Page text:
Course Hero. "Lucky Jim Study Guide." Course Hero. 7 Apr. 2018. Web. 13 Dec. 2018. <https://www.coursehero.com/lit/Lucky-Jim/>.
Course Hero. (2018, April 7). Lucky Jim Study Guide. In Course Hero. Retrieved December 13, 2018, from https://www.coursehero.com/lit/Lucky-Jim/
(Course Hero, 2018)
Course Hero. "Lucky Jim Study Guide." April 7, 2018. Accessed December 13, 2018. https://www.coursehero.com/lit/Lucky-Jim/.
Course Hero, "Lucky Jim Study Guide," April 7, 2018, accessed December 13, 2018, https://www.coursehero.com/lit/Lucky-Jim/.
Margaret and Dixon are having a drink at the Oak Lounge, a pub near the Welches' house. Margaret recalls her suicide attempt and how she felt as she was roused from unconsciousness. Dixon worries she will attempt suicide again, and she assures him she will not. Her ex-boyfriend, Catchpole—the man who purportedly inspired the suicide attempt—has disappeared.
Margaret is amused to learn Dixon will be present at the following weekend's "arty get-together" at the Welch home. She horrifies Dixon by describing all that will take place. She and Dixon are good friends, with much in common, especially their sense of humor about the ridiculousness of their lives and milieu. Margaret explains the elder Welch son, Bertrand, will be coming down for the weekend with his girlfriend. Margaret seems to think she and Dixon have a special relationship, more than a friendship. Meanwhile, Dixon fantasizes about leaving for London.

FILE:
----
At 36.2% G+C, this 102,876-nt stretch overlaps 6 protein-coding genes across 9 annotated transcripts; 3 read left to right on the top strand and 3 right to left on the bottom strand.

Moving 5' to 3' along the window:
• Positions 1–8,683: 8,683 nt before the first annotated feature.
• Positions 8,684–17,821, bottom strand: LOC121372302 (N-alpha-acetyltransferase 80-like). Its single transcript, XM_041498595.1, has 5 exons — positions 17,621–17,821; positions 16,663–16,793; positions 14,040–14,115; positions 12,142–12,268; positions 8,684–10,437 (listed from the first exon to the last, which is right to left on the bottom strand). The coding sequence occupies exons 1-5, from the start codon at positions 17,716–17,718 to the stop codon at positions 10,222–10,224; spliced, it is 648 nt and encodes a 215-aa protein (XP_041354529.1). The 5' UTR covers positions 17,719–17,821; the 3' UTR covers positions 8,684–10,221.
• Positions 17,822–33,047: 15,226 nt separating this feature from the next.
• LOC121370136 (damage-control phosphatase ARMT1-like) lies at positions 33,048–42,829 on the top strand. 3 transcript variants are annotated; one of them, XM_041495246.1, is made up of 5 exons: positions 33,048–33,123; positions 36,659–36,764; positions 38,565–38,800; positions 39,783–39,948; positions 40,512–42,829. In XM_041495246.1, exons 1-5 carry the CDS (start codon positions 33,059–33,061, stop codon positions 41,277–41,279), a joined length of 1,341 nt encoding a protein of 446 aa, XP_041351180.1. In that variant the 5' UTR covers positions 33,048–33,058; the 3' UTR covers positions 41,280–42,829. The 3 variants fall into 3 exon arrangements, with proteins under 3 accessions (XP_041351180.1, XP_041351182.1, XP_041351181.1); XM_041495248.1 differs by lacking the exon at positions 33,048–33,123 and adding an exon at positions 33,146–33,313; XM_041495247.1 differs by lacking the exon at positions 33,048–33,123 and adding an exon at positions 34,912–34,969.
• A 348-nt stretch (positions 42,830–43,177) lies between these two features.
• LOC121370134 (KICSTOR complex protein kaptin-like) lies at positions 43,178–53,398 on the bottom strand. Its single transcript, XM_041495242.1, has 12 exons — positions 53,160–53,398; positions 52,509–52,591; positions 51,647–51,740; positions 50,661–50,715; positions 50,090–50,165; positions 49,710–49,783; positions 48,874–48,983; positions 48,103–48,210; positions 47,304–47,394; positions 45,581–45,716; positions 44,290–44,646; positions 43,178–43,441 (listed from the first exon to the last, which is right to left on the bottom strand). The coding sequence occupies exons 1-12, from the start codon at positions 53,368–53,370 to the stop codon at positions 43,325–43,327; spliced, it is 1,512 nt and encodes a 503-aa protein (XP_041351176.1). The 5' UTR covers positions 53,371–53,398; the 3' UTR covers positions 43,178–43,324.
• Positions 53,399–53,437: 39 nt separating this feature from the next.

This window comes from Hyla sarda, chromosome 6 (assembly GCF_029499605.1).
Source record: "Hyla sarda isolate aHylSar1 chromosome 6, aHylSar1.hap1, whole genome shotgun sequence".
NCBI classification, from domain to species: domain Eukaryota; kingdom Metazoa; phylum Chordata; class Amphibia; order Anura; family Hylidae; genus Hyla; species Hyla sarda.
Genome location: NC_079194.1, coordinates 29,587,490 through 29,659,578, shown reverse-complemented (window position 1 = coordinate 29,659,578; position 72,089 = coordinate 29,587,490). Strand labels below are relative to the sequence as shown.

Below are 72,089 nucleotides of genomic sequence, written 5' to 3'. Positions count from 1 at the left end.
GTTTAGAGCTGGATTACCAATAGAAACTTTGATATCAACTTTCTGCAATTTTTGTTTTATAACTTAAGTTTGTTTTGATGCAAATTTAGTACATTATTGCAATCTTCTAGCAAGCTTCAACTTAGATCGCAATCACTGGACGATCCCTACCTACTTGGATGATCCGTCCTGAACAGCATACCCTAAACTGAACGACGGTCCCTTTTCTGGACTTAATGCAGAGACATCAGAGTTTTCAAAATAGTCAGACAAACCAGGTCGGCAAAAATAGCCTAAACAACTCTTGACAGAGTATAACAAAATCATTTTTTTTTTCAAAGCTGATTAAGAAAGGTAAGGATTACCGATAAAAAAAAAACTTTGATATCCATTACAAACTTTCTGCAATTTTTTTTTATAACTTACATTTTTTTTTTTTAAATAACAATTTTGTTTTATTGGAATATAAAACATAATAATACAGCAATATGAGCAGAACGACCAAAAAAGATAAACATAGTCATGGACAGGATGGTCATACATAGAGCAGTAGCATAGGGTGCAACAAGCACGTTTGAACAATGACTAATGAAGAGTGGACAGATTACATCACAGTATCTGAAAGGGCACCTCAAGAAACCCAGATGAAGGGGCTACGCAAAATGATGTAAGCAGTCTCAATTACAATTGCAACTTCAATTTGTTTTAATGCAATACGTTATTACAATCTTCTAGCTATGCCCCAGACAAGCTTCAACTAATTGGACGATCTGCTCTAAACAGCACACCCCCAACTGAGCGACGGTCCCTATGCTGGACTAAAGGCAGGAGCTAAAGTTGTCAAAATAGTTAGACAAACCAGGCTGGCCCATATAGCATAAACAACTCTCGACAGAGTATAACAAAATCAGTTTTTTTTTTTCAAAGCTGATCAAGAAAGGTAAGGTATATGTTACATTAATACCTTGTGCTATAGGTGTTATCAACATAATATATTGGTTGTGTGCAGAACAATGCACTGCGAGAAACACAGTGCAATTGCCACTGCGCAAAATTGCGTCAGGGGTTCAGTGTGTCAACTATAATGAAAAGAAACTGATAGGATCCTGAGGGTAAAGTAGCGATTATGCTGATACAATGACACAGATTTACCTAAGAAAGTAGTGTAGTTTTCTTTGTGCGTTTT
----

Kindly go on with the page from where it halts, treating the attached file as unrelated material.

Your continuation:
This chapter highlights Dixon and Margaret's relationship and their different perceptions of it. To a contemporary reader, it is interesting to note how much power Margaret may or may not have in the relationship. Who will decide whether she and Dixon are truly romantically attached? Is their friendship, which Amis writes as genuine, the same as attraction? It is not yet clear what the sexual mores of their scene might be, but it seems safe to assume they will be less than "free."
Margaret and Dixon both feel they must treat Professor Welch with respect; their continued employment depends on it. In private, however, they deride him. Their humor may surprise modern readers who expect 1950s-era characters to be rather dour and preoccupied with rationing and fear of nuclear war. That's not apparent in this book—Amis relishes depicting the absurd and the laughable.